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Pfizer asks FDA to grant emergency authorization for its COVID-19 pill

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Pfizer has asked federal regulators to approve its experimental COVID-19 pill, which the company claims can protect people from the disease's most severe symptoms.

Pfizer announced on Tuesday that it is requesting an Emergency Use Authorization from the Food and Drug Administration for the antiviral pill Paxlovid. Earlier this month, the company announced that Paxlovid reduced the risk of hospitalization and death in people with mild to moderate coronavirus infections by nearly 90%.

The Pharmaceutical jobs giant, which also makes a coronavirus vaccine, announced earlier on Tuesday that it has signed a deal with a United Nations-backed group to allow other manufacturers to make the COVID-19 pill, which could make the treatment available to more than half of the world's population.

"The overwhelming efficacy achieved in our recent clinical study of Paxlovid, and its potential to help save lives and keep people out of the hospital if authorized, underscores the critical role that oral antiviral therapies could play in the battle against COVID-19," Pfizer CEO Albert Bourla said in a statement.

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Other pharmaceutical companies are also working on a pill to treat COVID-19. An FDA panel is scheduled to meet on November 30 to consider molnupiravir, an antiviral drug developed by Merck and Ridgeback Biotherapeutics that recently received approval in the United Kingdom.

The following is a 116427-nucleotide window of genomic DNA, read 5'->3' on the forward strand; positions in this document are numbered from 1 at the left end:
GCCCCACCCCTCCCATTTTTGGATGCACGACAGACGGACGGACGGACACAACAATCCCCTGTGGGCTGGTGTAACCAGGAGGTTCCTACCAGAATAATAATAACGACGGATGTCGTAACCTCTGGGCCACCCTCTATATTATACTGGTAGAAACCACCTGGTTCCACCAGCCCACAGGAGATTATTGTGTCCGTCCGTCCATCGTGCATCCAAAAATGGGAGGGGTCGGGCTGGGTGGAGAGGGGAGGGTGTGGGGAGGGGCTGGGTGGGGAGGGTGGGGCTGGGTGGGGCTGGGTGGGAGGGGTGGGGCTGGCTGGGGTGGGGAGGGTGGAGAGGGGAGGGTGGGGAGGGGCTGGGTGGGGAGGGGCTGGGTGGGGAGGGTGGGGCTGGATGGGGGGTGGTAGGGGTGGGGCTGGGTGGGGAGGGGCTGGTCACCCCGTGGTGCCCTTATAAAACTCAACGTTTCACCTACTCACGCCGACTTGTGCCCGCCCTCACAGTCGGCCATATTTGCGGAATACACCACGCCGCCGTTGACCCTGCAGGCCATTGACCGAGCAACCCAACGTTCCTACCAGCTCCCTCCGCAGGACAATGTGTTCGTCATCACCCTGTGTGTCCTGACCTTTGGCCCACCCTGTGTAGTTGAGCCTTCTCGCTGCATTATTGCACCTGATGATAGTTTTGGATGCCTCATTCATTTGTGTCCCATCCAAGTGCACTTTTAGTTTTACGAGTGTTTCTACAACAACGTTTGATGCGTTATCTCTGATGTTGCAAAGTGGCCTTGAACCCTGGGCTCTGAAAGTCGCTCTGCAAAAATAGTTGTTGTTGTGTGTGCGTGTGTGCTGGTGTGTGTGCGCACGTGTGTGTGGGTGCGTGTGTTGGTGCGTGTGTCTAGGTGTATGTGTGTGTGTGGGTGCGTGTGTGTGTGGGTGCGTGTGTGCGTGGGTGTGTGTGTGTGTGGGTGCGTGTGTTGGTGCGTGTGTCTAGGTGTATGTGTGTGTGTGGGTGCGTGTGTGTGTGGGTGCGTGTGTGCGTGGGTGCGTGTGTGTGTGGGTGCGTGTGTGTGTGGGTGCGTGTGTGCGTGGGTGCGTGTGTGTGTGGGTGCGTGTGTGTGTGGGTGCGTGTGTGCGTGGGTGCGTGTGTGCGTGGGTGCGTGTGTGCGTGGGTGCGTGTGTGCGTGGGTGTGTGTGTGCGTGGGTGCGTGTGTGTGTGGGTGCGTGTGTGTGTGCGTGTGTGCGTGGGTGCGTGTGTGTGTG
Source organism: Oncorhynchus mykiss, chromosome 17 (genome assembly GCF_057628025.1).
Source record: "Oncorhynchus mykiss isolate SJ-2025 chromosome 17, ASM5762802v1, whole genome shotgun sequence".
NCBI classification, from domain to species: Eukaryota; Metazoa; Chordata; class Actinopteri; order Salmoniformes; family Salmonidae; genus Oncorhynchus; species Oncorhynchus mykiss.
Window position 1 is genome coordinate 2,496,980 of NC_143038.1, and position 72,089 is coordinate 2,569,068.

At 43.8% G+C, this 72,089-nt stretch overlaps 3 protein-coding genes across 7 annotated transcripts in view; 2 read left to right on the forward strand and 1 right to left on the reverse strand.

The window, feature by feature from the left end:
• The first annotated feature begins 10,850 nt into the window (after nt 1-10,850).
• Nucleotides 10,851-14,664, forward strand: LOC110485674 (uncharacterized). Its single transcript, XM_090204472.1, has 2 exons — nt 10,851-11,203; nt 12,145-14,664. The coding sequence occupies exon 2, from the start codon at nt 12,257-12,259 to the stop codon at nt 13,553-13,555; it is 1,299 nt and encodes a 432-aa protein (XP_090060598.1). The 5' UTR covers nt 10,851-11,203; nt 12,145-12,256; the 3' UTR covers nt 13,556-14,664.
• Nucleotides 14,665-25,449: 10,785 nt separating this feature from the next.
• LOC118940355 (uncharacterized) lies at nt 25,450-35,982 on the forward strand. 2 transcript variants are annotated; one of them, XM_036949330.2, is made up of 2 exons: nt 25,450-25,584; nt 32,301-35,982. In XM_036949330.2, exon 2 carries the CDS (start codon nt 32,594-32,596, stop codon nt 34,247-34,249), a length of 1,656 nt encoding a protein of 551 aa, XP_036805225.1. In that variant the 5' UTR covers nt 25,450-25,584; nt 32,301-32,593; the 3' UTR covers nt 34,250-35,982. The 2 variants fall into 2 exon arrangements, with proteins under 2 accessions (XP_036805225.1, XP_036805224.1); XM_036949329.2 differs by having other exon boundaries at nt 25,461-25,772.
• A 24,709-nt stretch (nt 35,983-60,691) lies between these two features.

Merck claims that its drug, molnupiravir, has cut the risk of adult COVID-19 patients with underlying health conditions being hospitalized or dying from the disease in half.

Both Merck's and Pfizer's antiviral drugs are taken in capsule form for five days, beginning as soon as higher-risk patients test positive for the virus. Both pills are intended to reduce the risk of severe disease in the days following infection, but they work in different ways.

Pfizer jobs claim that its pill prevents the virus from spreading in a person's body by utilizing a new compound that can bind to a virus enzyme, preventing the virus from replicating inside infected cells. Merck's drug, which is based on a drug developed at Emory University to combat the flu, attempts to use the body's cells to prevent the virus from replicating.

Paxlovid works in the same way as remdesivir, an antiviral drug approved by the FDA last year for the treatment of COVID-19. However, the pills would be easier to administer because remdesivir must be administered intravenously in a hospital or clinic.

Source: CBS News

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